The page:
x Abu Dhabi, UAEFriday 19 January 2018

Being home alone means more than just a few perks

Friends and neighbours are pulling out all th stops to make sure I am OK and Dad's even cooking omelettes for breakfast.

This October is Breast Cancer Awareness month. Cancer affects not only the lives of patients, but also their families. The month is a bittersweet opportunity to show our solidarity with all those whose lives have been irreversibly touched by cancer.

For Zahia, a friend, it has a special significance. Her mum is a breast cancer survivor. An extremely courageous lady, she had to go out of the country for treatment for months on end. This left Zahia and her brothers, Zaki and Zinan, having to cope with living, week after week, without a comforting matriarchal figure who could run the house slickly, juggling all the family's trials and tribulations with ease. While the shadow of cancer loomed large over the household, an equally frightening prospect for the three teenagers was getting along without someone planning a step-by-step daily routine for them.

Zahia's family dealt with the situation admirably. Zinan learnt to cook and surprised the family with a new Nigella Lawson invention every evening. Zaki independently researched universities and arranged to jet off to Canada for a course in fine arts. Zahia, to even her astonishment, discovered where the "on" button of a vacuum cleaner was located. For their dad, family responsibilities took on a whole new meaning.

When their mum returned home, exhausted and weak after rounds of chemotherapy but having finally been given the all-clear signal by the doctors, she was in for a pleasant surprise. The house was clean, having been newly painted. She peered into the dustbin and was puzzled when she couldn't find a trace of takeaway cartons. That was when she tasted the masterpiece of a dinner her son had created. To top it all off, everyone led her into the garage where a spanking new Porsche gleamed in the sunlight, a present to make her smile and help speed up her voyage on her road to recovery.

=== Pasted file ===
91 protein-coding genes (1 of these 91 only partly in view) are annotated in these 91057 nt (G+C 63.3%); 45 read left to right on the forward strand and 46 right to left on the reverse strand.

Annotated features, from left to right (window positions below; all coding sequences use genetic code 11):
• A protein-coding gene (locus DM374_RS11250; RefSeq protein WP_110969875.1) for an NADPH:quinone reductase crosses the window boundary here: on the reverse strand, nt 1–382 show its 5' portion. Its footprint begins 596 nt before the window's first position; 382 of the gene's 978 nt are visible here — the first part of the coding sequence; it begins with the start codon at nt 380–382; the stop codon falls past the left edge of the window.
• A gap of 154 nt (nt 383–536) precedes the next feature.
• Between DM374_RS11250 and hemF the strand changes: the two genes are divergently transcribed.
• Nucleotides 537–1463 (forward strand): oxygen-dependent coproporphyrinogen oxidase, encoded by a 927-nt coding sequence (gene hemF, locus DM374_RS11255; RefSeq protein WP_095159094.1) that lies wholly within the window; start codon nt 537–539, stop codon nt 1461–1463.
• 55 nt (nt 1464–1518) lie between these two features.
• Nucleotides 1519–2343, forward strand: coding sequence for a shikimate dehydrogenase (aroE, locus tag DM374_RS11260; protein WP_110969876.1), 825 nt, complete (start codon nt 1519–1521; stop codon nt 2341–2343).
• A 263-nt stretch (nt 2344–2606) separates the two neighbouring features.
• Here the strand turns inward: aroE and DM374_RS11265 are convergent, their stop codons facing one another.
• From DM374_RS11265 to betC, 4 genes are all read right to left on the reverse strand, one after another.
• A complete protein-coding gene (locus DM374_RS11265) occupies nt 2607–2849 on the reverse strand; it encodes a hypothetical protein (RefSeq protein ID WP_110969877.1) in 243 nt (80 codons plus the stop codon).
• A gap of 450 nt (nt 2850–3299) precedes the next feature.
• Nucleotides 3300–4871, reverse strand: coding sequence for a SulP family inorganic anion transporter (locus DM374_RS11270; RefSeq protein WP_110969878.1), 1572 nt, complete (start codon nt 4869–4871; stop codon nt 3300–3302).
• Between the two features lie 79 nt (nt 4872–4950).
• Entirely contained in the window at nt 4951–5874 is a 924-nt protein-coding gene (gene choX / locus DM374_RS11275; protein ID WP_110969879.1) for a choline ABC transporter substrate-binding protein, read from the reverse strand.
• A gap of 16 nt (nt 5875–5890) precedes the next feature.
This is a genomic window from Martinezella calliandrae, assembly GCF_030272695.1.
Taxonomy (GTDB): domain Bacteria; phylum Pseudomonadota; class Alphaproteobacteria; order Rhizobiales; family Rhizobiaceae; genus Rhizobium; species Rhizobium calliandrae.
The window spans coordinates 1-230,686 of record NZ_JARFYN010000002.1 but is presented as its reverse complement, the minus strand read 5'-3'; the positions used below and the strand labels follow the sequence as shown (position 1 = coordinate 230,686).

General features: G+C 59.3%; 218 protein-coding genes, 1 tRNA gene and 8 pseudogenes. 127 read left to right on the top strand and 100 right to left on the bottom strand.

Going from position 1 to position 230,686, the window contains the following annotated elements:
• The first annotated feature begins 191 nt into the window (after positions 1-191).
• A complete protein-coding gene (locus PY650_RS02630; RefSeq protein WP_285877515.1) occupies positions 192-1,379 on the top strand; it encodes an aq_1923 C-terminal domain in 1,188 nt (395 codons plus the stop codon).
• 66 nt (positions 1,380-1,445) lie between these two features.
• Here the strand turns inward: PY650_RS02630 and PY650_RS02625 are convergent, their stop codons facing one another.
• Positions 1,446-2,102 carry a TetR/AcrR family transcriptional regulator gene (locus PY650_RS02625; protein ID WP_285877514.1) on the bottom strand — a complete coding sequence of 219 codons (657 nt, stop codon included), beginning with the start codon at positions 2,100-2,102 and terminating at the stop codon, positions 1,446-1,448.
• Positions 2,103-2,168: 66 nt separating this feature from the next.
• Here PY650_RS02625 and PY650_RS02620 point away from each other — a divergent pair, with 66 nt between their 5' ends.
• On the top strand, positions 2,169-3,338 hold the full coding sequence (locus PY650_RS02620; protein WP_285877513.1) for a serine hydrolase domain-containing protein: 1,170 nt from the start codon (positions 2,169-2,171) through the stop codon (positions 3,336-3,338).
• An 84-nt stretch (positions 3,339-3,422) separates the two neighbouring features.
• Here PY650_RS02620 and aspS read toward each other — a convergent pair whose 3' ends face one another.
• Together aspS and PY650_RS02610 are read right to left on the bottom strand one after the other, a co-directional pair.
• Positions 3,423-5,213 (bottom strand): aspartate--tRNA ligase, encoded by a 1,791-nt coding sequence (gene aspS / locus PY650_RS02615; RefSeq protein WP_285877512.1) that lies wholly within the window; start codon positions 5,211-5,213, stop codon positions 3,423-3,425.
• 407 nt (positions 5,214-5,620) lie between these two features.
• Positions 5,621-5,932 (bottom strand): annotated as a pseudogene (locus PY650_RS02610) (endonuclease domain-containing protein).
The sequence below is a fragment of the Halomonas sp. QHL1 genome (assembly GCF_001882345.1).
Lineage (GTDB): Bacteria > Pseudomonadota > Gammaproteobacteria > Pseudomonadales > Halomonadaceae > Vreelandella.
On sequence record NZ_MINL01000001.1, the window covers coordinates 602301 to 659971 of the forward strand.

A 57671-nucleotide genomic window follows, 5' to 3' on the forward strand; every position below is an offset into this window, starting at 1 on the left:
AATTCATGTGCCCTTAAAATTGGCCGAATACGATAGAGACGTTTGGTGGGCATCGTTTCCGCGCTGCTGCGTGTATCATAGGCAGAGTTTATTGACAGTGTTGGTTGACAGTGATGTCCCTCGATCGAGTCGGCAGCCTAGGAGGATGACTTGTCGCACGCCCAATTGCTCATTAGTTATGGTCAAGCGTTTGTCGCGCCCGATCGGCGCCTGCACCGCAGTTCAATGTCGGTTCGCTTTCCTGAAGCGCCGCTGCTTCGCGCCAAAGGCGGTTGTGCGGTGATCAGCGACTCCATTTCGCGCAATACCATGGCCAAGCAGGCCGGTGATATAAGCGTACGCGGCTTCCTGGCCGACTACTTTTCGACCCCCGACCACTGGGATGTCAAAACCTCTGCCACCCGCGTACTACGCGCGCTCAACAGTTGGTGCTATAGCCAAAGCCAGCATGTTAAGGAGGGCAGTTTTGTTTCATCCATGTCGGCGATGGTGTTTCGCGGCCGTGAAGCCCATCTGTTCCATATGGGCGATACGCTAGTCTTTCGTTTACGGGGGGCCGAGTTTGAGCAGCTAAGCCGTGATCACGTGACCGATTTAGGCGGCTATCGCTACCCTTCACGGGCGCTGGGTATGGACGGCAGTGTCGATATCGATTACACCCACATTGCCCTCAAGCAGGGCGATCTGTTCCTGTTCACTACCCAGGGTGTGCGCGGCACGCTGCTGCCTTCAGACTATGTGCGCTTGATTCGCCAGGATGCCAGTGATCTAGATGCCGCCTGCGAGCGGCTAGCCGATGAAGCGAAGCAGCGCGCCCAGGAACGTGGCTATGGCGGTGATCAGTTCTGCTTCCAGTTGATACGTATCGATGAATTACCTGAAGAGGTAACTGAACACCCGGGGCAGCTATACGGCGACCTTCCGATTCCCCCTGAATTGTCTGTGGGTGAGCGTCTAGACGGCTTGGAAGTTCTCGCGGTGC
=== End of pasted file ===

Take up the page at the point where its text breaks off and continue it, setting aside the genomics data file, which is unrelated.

Watching the whole course of events as Zahia's friend, I was touched by their bravery and the way the family worked to support each other. Now, my mum's had to fly away for a week for a family matter, granting me pretty much free rein of the home. Although I am alone for hardly a few hours until my dad trots back from work, it's a curious feeling to be in charge of, well, everything.

I wouldn't say I've managed quite as well as Zahia. Being only too strong a magnet for accidents, I was thrust a neat list of what I was and was not allowed to do. There were fairly everyday things: vacuum your room; charge your phone regularly; don't open the door for strangers; don't try any silly fad diets; keep your nose clean; don't wreck the house; don't blow yourself up; don't blow anything up. You know, the usual instructions that one would believe rational to present to a nearly grown-up person.

Just to show I could, I decided to do my own laundry. It wasn't too hard, at the beginning at least: I grabbed a bunch of clothes off my bedroom floor, shoved them in the washing machine, filled the little tray with powder and switched the thing on. Easy as Betty Crocker pie. Only it wasn't. Because then the rattling began. It was imperceptible at first, just a clink here and there. But then it grew. And soon the entire machine was clanking and juddering, sounding sort of like a piece of metal had caught pneumonia.

I did the only thing I could. I bolted. If it exploded, I reasoned, at least I'd be out of harm's way. Slowly, after an eon had passed, I eased out from under the dining table and went to check. The noise had stopped. As I opened the door to the flood of clothes tumbling out, I stumbled upon the culprit. A load of loose change fallen out of my jeans pocket. Ah well. I lived to tell the tale.

Also, everyone who knows us even vaguely has been told to "keep checking up on Lavanya" so as soon as I get home from school, the phone calls start pouring in. Still, there are perks. I've gathered enough food from kind neighbours who are convinced I'm being starved to death to keep me feeling full for a century. With all the pizza order-ins and fancy omelettes dad's making for breakfast (blissfully unaware that the standard bowl of Special K would suffice), I'm not complaining.

The writer is a 16-year-old student in Dubai